It’s a mark of the quality and breadth of the human cast that there’s room for that relationship to have a voice, not loud and insistent but simply present, in among the necromancers, the thrillseekers and the dangerously deranged. At times the monologues are natural, believable, but there’s a Whedonesque or even Tornquistian current which makes these seem like witty, often hyper-literate approximations of people. They’re an entertaining bunch to spend time with though and anyone who fell in love with The Longest Journey will most likely be smitten by the abundance of words and wordplay.
That brings me to the best bits; the investigation missions. You’ve probably heard about them already – quests that rely on knowledge, observation and attention to detail rather than abstract conjuring abilities. Along with the contemporary setting, they are the heart of the game and the addition that allows it to stake its claim as a truly fascinating experience, an adventure-MMO hybrid.
Most work brilliantly, although when external knowledge of the real world is required the in-game browser already leads to forum discussions of the solutions in many instances. You can just skip past those like you would any spoiler though and figure things out for yourself, discussing with a friend, solving things together and feeling as smart as a whip. There are riddles to solve, puzzles to overcome and mysteries to uncover. That’s all part of life in The Secret World.
But what about death, causing it and suffering from it? That’s the chorus. All those verses, distinct and meaningful, are broken up by a sound you’ll hear again and again, and have probably already heard so many times before. It’s the rattle of your number keys, the clicking of your mouse, the swish, biff, roar, stab, stomp, shazam of MMO combat.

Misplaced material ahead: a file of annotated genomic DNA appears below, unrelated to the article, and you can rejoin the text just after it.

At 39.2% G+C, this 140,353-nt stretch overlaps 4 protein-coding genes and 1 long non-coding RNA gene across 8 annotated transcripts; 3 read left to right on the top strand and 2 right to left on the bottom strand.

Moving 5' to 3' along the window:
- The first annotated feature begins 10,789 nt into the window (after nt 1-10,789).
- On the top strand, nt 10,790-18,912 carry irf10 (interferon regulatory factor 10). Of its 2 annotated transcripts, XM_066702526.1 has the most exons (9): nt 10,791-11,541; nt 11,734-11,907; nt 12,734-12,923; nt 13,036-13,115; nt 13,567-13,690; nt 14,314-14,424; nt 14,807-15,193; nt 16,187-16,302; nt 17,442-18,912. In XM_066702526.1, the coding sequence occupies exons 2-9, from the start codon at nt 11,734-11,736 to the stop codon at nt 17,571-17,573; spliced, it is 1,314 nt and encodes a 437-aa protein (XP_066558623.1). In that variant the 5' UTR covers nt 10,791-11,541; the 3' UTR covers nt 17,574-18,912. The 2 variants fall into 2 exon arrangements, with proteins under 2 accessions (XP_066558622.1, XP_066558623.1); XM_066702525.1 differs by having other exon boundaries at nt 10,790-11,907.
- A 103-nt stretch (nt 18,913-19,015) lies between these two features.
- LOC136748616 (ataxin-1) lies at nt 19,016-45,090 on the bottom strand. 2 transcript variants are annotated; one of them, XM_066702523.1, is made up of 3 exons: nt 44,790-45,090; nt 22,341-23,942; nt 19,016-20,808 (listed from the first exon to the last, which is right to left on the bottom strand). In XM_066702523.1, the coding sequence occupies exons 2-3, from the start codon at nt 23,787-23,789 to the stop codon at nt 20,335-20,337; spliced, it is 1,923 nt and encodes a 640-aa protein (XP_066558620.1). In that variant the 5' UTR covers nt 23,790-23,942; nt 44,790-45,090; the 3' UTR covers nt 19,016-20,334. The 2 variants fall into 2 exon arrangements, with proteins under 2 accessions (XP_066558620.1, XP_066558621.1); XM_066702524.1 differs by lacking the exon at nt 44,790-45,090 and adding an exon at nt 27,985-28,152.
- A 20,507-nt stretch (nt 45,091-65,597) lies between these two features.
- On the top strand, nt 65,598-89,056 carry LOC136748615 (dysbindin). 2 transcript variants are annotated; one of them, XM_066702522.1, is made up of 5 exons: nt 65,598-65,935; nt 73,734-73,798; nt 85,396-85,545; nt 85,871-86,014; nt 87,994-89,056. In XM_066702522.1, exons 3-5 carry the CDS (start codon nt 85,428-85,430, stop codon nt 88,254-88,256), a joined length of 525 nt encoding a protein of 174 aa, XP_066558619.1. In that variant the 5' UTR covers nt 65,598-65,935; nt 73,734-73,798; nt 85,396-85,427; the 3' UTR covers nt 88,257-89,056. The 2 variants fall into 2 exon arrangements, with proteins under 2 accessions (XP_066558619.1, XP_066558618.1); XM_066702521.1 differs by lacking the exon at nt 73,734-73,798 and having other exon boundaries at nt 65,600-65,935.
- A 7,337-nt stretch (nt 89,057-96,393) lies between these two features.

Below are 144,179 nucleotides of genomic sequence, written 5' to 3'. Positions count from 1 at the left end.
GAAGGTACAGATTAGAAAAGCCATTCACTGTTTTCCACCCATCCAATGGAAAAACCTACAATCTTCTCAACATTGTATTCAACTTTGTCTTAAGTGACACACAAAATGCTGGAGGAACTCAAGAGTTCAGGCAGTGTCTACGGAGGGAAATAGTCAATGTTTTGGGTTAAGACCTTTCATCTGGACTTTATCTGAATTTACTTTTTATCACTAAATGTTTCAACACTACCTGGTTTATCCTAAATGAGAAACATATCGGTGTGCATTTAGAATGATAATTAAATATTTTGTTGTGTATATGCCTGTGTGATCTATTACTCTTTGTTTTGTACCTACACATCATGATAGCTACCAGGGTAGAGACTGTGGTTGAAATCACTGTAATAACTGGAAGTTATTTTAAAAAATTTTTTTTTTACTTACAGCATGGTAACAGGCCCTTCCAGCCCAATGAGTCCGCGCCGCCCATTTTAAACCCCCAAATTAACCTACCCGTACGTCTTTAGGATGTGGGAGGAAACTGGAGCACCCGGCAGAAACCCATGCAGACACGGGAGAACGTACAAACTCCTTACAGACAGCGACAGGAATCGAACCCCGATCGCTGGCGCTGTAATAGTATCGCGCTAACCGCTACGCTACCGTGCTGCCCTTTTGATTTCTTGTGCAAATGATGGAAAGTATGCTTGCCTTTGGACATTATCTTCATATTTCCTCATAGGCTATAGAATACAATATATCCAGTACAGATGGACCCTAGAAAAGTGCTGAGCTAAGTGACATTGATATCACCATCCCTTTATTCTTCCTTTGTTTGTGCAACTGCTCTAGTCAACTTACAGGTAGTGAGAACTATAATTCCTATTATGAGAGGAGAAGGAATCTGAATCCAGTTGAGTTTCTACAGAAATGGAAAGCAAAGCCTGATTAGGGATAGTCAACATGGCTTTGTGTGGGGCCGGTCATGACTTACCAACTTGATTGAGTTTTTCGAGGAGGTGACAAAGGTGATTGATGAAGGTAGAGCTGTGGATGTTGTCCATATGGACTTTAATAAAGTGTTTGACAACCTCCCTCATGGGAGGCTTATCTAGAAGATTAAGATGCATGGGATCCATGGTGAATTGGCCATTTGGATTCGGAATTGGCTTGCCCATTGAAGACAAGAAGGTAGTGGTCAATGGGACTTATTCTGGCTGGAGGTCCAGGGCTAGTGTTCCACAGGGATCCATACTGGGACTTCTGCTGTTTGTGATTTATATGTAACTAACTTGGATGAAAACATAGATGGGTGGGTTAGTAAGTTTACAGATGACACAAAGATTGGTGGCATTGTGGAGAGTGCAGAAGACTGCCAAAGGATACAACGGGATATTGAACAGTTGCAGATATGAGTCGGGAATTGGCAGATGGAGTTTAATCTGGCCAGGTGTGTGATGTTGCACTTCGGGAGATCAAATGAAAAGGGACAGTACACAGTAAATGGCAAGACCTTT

Despite the lack of levels and classes, at first it’s hard to see how this melody differs from any other. The rhythm is familiar, the moves almost rote by now, and at first I thought the fighting would be something to endure, a perhaps necessary interruption before something exciting could happen again, before the world and the game could move forward. Although I admired the enormous skill wheel and the ability to change my character’s proficiencies at will, I was also intimidated by its mathematical descriptions and it took a while before I was convinced it offered anything new.
It does though, eventually, although it can be a slog to fully realise what those offerings are. Essentially, the aim is to choose skills that complement one another, so if my hammer causes a certain effect on an enemy when I bop him on the head with it, it’d be quite nice if my shotgun could piggyback on that effect, causing more damage in conjunction with it. Simple.
What complicates matters is the sheer number of abilities available and the fact that each are tied to a specific weapon type, of which you can equip two at any time. That doesn’t mean you won’t find blade skills that you might want though, even if you’ve never so much as sliced a loaf of bread. What if the shotgun blast would actually work more efficiently alongside a dodge attack, pulling you out of danger while also inflicting an attacker with something unpleasant and allowing you to whittle away his health more effectively. Grab a sword, equip it, try it out.
Now, maybe that dodge attack is only useful when you’re fighting an enemy who has a slowly building area attack, the kind of thing you can see coming and move away from. That’s usually the big bad devil-things, although it might just be an exploding zombie. There’s nothing to stop you from switching between your speedy, dodgy, stabby self and hammer time, provided you have the equipment and are willing to unlock abilities. Take things slow, as I am now that I’m playing the full release, trying to clear every quest and hear every line of dialogue, and you can be an expert with a weapon of choice fairly quickly, or you can be a multi-tasker, which is handy when the time comes to team up.
You’ll have to eventually. Even if you want to do everything on your own, and the vast majority of the game can be experienced solo, there are ‘dungeons’, which include stricken ships, circles of hell and laboratories brimming over with mad science. In those dark corners, you’ll need a group and you’ll be warned of that before entering.